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Leadership Communication Lesson 1: Listening is Not a Skill, It’s a Decision

(The next 2 weeks I’m traveling around western europe on holiday. I’ll be posting pictures from my trip on my Facebook page, if you’d like to follow my unique journey driving through Germany, France, Spain, Portugal and Italy to see 6 rock and roll concerts with Bruce Springsteen & The E Street Band. I’ll also be writing about the trip some here as well but the whole trip will be documented on Facebook as soon as I can find time at a wifi-hot spot on the road. In preparation for my time away, I’ve written a number of blog posts that have been scheduled to go out in advance, here’s the first one).

At the beginning of my seminars, workshops and keynote speeches on the topic of The 7 Deadliest Sins of Leadership & Workplace Communication, I always ask my audiences what, in their experience, are the biggest roadblocks, challenges and frustrations with communication in their world.

Invariably “listening” (meaning the lack of) comes to the fore in virtually every talk I give.

Well, its been about 14 months since April 2011 when I published my most popular white paper report, The 7 Deadliest Sins of Leadership & Workplace Communication, and since then over 3000 people have downloaded that report and “not listening” is not in among the seven.

Now, I don’t challenge those who offer “listening” as a challenge in their world as to whether they are frustrated that others don’t listen to them when they try to communicate, or if they are admitting that they often don’t listen as attentively as they should to others. Maybe I should.

I still find it Interesting, myself that “listening” did not make my top seven deadliest of all communication mistakes.

I didn’t realize why until very recently.

I believe there are 3 reasons for this:

  1. It’s too easy to throw “not listening” out, its just a platitude:
    • Additionally, I’ve found when when people bring up the subject of ‘not listening, it’s often focused on blaming others for a failure to listen and little insights into the sins of the communicator.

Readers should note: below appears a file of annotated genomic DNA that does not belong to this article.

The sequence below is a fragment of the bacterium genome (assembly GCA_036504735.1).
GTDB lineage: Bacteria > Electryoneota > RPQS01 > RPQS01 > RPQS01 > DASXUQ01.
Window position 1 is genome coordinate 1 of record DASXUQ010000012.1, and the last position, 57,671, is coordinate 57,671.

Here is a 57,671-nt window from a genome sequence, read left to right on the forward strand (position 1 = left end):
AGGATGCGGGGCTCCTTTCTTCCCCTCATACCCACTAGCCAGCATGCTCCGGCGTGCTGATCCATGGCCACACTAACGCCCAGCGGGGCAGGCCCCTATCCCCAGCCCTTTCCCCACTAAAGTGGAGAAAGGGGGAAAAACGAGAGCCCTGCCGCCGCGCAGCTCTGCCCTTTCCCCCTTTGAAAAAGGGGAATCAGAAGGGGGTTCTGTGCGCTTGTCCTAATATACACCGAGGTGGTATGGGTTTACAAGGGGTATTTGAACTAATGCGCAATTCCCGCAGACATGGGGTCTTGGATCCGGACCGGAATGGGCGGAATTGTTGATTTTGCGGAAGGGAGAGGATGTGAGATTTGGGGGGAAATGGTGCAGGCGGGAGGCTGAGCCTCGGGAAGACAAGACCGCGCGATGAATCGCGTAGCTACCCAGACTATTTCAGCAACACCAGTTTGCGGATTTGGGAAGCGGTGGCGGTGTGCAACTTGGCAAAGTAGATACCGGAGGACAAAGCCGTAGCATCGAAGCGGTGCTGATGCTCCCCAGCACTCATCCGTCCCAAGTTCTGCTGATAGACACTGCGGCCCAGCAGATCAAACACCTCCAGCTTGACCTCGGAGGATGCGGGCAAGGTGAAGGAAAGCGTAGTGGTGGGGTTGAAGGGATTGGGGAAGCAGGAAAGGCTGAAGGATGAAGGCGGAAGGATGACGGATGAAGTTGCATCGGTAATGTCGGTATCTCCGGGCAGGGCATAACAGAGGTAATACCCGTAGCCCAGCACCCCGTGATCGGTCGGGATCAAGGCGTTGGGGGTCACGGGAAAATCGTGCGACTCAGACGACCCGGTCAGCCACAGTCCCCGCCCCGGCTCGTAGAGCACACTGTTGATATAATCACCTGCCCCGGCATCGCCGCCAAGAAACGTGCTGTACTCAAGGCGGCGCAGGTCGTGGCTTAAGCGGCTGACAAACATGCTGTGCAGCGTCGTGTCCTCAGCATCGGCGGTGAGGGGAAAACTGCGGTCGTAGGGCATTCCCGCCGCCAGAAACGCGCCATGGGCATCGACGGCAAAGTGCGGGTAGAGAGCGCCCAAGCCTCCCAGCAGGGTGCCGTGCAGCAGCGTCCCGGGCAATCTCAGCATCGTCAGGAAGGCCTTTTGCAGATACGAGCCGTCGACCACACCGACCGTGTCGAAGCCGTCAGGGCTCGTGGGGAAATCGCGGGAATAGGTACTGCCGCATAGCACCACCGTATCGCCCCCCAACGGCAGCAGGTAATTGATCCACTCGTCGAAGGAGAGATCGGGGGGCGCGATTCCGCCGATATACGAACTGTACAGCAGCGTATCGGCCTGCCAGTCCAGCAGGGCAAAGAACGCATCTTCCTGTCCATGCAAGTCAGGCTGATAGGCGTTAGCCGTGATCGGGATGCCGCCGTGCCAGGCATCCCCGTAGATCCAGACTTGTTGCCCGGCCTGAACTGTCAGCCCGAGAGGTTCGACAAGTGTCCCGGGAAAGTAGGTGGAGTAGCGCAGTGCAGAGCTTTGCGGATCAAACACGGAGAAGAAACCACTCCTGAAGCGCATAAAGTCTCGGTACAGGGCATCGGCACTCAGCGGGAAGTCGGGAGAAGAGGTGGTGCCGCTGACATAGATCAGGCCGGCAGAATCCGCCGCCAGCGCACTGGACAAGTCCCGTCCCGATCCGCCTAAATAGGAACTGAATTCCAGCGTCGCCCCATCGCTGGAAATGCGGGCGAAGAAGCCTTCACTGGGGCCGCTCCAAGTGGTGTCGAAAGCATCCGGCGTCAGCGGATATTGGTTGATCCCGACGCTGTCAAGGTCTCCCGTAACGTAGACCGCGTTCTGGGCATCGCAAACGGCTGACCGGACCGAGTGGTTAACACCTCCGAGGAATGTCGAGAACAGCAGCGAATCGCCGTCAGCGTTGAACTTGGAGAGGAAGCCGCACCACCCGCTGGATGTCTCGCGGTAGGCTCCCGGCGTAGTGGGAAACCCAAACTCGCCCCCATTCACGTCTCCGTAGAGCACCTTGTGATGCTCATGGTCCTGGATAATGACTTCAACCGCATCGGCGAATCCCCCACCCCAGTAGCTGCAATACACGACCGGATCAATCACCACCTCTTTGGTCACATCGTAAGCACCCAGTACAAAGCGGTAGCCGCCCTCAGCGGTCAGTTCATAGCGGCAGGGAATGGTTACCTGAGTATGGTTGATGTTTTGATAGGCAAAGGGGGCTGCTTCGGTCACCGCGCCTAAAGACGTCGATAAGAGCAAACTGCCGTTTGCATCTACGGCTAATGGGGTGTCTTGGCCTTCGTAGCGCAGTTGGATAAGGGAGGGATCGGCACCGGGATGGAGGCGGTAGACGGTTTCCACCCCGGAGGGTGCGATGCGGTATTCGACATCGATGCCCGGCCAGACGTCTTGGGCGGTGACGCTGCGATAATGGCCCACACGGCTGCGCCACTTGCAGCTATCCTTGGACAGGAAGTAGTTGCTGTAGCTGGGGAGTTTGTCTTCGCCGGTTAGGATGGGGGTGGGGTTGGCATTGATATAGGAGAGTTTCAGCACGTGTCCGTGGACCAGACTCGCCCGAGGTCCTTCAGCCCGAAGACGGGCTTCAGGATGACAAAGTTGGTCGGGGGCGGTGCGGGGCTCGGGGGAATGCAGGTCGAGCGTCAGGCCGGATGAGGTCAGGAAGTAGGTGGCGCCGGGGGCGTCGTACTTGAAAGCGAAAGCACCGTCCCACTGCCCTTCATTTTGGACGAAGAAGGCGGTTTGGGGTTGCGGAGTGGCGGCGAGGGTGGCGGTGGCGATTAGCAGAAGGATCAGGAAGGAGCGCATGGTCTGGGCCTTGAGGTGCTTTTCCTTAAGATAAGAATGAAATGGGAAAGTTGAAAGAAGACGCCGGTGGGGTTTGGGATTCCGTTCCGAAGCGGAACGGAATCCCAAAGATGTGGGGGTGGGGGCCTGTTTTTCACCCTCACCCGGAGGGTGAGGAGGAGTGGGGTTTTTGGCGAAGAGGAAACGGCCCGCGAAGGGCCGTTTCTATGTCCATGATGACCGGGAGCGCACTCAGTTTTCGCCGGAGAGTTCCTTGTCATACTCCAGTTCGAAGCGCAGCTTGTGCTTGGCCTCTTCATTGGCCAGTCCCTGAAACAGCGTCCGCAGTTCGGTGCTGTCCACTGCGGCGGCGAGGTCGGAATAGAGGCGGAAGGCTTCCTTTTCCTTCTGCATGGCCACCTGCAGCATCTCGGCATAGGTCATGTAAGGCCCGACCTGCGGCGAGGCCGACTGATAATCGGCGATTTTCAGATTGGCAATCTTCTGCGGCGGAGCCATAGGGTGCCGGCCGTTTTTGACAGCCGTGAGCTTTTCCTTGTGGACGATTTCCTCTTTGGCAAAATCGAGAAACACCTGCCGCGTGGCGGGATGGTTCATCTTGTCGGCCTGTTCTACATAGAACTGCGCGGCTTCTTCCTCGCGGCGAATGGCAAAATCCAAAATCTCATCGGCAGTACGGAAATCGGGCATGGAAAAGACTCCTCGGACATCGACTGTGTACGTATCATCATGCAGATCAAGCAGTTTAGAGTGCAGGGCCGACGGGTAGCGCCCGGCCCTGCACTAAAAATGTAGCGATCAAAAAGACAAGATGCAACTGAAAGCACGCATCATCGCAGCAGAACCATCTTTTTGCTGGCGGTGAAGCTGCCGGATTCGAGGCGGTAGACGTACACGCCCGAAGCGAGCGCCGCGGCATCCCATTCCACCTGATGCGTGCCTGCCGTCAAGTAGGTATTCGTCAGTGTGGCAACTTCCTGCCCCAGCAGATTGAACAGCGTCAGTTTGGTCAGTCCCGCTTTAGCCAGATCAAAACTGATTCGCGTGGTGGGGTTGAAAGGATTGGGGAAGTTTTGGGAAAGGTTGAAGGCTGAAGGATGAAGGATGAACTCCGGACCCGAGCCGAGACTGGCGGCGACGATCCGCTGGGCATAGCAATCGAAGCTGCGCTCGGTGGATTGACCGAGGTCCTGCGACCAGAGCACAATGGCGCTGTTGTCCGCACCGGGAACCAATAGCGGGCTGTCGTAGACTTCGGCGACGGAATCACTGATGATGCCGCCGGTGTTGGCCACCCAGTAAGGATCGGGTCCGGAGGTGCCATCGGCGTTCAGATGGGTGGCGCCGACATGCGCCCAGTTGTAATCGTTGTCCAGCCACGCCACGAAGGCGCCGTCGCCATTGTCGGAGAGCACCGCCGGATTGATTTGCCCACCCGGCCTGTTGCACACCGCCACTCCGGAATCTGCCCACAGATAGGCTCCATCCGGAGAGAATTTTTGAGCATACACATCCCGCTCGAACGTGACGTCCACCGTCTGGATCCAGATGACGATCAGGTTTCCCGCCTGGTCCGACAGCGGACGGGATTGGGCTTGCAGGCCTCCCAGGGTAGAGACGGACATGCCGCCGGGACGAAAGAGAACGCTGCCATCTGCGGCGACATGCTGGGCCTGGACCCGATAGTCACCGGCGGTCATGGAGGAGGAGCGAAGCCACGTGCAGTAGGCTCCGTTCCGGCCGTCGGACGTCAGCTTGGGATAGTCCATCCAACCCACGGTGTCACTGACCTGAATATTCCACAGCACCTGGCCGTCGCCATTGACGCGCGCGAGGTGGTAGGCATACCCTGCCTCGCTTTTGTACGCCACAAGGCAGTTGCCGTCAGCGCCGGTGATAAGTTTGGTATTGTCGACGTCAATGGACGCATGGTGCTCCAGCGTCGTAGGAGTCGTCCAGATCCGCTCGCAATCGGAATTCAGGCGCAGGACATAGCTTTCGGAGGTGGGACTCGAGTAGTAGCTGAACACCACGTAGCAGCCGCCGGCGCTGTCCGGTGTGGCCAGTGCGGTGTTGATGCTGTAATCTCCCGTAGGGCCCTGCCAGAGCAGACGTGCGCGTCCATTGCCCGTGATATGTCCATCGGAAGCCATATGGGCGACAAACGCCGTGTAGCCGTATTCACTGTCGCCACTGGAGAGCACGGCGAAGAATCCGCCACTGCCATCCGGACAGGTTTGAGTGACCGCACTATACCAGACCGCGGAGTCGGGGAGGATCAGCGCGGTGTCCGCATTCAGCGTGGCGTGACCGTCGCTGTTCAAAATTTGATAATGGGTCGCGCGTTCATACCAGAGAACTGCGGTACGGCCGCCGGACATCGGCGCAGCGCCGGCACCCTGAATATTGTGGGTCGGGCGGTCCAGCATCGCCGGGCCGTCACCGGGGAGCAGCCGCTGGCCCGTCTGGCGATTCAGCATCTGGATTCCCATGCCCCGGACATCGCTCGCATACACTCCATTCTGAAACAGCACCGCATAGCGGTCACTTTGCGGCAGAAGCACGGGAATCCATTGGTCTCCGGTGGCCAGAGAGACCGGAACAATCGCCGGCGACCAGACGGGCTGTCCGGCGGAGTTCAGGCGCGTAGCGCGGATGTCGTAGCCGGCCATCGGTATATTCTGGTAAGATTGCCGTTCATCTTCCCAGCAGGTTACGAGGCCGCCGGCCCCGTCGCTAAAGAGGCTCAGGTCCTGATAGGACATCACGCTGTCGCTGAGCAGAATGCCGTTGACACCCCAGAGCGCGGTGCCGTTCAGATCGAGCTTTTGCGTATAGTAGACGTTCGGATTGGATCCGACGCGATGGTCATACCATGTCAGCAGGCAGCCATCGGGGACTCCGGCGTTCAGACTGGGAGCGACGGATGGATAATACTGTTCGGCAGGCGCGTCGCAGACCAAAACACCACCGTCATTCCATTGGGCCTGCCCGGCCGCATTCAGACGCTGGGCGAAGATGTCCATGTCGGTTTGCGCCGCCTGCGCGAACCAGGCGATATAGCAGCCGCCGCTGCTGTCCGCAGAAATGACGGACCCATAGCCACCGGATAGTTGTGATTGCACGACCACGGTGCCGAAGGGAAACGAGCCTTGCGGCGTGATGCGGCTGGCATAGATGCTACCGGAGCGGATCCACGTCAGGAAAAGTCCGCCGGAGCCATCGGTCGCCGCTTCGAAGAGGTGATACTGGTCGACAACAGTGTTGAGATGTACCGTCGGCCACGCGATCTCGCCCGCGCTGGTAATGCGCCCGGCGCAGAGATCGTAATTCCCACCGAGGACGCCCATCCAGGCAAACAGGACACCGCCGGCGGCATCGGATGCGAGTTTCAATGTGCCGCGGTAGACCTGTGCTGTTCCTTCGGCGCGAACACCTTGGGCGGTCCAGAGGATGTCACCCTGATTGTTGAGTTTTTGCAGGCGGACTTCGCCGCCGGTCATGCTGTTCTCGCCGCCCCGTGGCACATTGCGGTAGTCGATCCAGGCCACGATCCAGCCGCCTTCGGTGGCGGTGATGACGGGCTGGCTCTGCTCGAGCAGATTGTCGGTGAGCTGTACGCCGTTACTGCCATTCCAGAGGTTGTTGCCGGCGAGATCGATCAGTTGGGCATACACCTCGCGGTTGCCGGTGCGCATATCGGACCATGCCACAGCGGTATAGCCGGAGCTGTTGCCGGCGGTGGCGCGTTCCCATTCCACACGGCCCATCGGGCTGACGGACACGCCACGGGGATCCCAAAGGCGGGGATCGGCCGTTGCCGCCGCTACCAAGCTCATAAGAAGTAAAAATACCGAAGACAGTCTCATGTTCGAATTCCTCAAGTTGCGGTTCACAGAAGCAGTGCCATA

2. I originally viewed listening as a subset of Communication Sin #6 – Lack of Focused Attention, which has more to do with multi-tasking when communicating with another, but it doesn’t directly relate to listening:
    • It does, however, relate to the person being communicated with and their decision to give the other person focused attention.
  3. Listening is Not a Skill, It’s a Decision:
    • We are born with two ears and one mouth for a reason. Most of us have heard that since we were in kindergarten.
    • I, personally, do not believe we need a whole lot of lessons in listening, we just need to make a decision that the other person is important enough that they deserve to be listened to.

So, listening is a choice. Listening is a choice we make every minute of every day. It’s your choice.

More on this topic to come later this week!

For now, though, let me know what you think, leave a comment below.

’til next time, make it a great week,

skip weisman, transforming leadership and workplace communication to deliver champion level results

There are 10 comments. Add yours.

  1. I kind of agree with your observations. “Not listening” has several components, the first of which is willingness to hear what the other person is saying. Then there’s the abililty to retain what you’ve heard without re-writing it, followed by understanding. When we’re in agreement with what we’re hearing, we have internal flagposts of sorts, to which we can connect the thought. When it’s new information, or coming from someone with either a very different communication style from ours, or whom we haven’t yet built a rapport, it’s more difficult to stay engaged. I find myself at times struggling to comprehend, relate to, and understand this type of person, so use facilitation techniques to confirm that what I’ve heard matches what they’ve said, and that I understand them. Takes a little longer, but is worth it.